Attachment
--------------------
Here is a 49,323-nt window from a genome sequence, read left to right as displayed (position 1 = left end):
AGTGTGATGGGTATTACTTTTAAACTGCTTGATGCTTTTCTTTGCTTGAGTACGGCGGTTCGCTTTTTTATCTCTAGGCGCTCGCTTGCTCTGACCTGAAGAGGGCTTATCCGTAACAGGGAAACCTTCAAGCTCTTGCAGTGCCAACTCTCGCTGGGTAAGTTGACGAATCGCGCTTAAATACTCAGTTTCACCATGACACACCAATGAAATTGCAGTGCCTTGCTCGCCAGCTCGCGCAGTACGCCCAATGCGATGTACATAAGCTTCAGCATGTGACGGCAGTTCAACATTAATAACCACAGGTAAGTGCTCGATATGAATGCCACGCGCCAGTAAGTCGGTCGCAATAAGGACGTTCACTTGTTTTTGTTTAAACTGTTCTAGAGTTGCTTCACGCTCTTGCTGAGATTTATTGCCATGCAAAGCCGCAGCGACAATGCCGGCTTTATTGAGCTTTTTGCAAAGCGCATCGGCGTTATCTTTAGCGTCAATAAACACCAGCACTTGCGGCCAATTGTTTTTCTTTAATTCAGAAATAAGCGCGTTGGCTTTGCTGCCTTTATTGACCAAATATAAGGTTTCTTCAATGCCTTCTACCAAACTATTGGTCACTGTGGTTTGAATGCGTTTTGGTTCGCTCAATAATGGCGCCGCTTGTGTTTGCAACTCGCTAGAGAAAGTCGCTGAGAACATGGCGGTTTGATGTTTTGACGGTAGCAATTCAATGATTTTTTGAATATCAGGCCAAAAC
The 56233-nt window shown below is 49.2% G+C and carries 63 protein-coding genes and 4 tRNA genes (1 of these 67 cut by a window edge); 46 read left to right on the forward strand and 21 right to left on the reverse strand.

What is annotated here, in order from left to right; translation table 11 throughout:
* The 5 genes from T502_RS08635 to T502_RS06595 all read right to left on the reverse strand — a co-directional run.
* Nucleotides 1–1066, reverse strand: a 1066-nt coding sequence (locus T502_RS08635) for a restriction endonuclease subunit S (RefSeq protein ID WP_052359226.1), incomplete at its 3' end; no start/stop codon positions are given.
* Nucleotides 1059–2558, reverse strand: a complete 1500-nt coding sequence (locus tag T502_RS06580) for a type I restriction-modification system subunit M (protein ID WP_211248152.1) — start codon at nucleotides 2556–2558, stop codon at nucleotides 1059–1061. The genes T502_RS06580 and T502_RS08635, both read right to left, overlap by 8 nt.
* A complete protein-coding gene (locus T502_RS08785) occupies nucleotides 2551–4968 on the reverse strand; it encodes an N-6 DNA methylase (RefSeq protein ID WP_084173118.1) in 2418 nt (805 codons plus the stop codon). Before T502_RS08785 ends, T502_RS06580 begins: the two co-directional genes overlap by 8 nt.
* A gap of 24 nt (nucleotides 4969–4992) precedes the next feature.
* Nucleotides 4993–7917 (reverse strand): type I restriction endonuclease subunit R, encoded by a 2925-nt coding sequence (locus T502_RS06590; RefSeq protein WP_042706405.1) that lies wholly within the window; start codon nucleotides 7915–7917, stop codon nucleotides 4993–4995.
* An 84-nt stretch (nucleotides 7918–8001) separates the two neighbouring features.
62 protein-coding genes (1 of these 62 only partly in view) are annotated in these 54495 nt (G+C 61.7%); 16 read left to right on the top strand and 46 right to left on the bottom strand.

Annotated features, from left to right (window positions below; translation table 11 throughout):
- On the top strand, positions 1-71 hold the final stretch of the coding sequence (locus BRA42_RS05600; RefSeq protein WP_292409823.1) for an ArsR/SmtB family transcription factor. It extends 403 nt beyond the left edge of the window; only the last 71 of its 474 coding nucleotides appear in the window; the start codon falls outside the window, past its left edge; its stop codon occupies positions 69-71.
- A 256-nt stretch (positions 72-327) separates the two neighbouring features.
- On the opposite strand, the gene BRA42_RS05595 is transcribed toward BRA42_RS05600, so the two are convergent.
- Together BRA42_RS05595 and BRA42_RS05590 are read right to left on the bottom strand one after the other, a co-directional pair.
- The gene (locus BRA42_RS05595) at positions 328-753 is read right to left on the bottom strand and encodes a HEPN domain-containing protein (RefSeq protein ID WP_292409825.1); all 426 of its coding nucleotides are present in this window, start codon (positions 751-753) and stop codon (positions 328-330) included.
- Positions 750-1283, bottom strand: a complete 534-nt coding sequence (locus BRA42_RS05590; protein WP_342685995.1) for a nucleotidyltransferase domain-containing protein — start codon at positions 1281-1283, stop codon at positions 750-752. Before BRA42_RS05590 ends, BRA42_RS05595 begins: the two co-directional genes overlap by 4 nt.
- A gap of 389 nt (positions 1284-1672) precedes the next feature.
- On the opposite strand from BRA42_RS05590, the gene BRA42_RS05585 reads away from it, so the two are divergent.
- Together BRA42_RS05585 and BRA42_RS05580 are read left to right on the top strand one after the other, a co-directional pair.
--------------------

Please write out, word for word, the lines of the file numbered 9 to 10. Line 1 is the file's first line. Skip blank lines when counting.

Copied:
* A gap of 24 nt (nucleotides 4969–4992) precedes the next feature.
* Nucleotides 4993–7917 (reverse strand): type I restriction endonuclease subunit R, encoded by a 2925-nt coding sequence (locus T502_RS06590; RefSeq protein WP_042706405.1) that lies wholly within the window; start codon nucleotides 7915–7917, stop codon nucleotides 4993–4995.